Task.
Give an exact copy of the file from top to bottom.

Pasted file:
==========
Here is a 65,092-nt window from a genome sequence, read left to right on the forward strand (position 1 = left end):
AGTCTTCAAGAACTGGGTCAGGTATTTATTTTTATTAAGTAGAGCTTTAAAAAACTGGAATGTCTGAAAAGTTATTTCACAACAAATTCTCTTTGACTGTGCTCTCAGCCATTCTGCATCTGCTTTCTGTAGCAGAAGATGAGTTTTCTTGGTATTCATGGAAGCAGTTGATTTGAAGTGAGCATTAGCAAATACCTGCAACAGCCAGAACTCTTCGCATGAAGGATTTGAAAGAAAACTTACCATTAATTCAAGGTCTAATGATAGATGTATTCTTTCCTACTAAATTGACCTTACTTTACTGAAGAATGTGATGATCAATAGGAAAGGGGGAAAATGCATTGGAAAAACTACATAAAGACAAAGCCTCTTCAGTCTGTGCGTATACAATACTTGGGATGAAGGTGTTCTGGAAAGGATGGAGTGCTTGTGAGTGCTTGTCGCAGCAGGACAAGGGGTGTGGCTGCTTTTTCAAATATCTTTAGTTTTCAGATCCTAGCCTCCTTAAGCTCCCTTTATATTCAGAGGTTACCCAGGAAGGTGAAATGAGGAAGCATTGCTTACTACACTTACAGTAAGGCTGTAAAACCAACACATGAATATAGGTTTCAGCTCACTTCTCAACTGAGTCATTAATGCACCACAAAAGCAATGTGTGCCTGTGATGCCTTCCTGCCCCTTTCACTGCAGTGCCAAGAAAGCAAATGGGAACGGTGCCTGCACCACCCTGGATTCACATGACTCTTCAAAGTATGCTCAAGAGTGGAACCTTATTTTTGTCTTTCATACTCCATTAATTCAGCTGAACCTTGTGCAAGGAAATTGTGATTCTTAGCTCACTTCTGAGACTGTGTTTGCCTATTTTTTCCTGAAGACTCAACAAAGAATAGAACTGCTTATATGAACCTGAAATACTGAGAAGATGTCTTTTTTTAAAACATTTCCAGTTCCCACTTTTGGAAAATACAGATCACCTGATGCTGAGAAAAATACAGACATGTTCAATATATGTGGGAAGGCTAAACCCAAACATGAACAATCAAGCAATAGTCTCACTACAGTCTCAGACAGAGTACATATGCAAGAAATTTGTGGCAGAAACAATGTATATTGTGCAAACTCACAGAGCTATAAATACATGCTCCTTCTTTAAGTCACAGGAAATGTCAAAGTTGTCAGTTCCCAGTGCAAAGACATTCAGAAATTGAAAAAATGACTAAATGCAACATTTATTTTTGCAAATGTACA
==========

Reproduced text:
Here is a 65,092-nt window from a genome sequence, read left to right on the forward strand (position 1 = left end):
AGTCTTCAAGAACTGGGTCAGGTATTTATTTTTATTAAGTAGAGCTTTAAAAAACTGGAATGTCTGAAAAGTTATTTCACAACAAATTCTCTTTGACTGTGCTCTCAGCCATTCTGCATCTGCTTTCTGTAGCAGAAGATGAGTTTTCTTGGTATTCATGGAAGCAGTTGATTTGAAGTGAGCATTAGCAAATACCTGCAACAGCCAGAACTCTTCGCATGAAGGATTTGAAAGAAAACTTACCATTAATTCAAGGTCTAATGATAGATGTATTCTTTCCTACTAAATTGACCTTACTTTACTGAAGAATGTGATGATCAATAGGAAAGGGGGAAAATGCATTGGAAAAACTACATAAAGACAAAGCCTCTTCAGTCTGTGCGTATACAATACTTGGGATGAAGGTGTTCTGGAAAGGATGGAGTGCTTGTGAGTGCTTGTCGCAGCAGGACAAGGGGTGTGGCTGCTTTTTCAAATATCTTTAGTTTTCAGATCCTAGCCTCCTTAAGCTCCCTTTATATTCAGAGGTTACCCAGGAAGGTGAAATGAGGAAGCATTGCTTACTACACTTACAGTAAGGCTGTAAAACCAACACATGAATATAGGTTTCAGCTCACTTCTCAACTGAGTCATTAATGCACCACAAAAGCAATGTGTGCCTGTGATGCCTTCCTGCCCCTTTCACTGCAGTGCCAAGAAAGCAAATGGGAACGGTGCCTGCACCACCCTGGATTCACATGACTCTTCAAAGTATGCTCAAGAGTGGAACCTTATTTTTGTCTTTCATACTCCATTAATTCAGCTGAACCTTGTGCAAGGAAATTGTGATTCTTAGCTCACTTCTGAGACTGTGTTTGCCTATTTTTTCCTGAAGACTCAACAAAGAATAGAACTGCTTATATGAACCTGAAATACTGAGAAGATGTCTTTTTTTAAAACATTTCCAGTTCCCACTTTTGGAAAATACAGATCACCTGATGCTGAGAAAAATACAGACATGTTCAATATATGTGGGAAGGCTAAACCCAAACATGAACAATCAAGCAATAGTCTCACTACAGTCTCAGACAGAGTACATATGCAAGAAATTTGTGGCAGAAACAATGTATATTGTGCAAACTCACAGAGCTATAAATACATGCTCCTTCTTTAAGTCACAGGAAATGTCAAAGTTGTCAGTTCCCAGTGCAAAGACATTCAGAAATTGAAAAAATGACTAAATGCAACATTTATTTTTGCAAATGTACA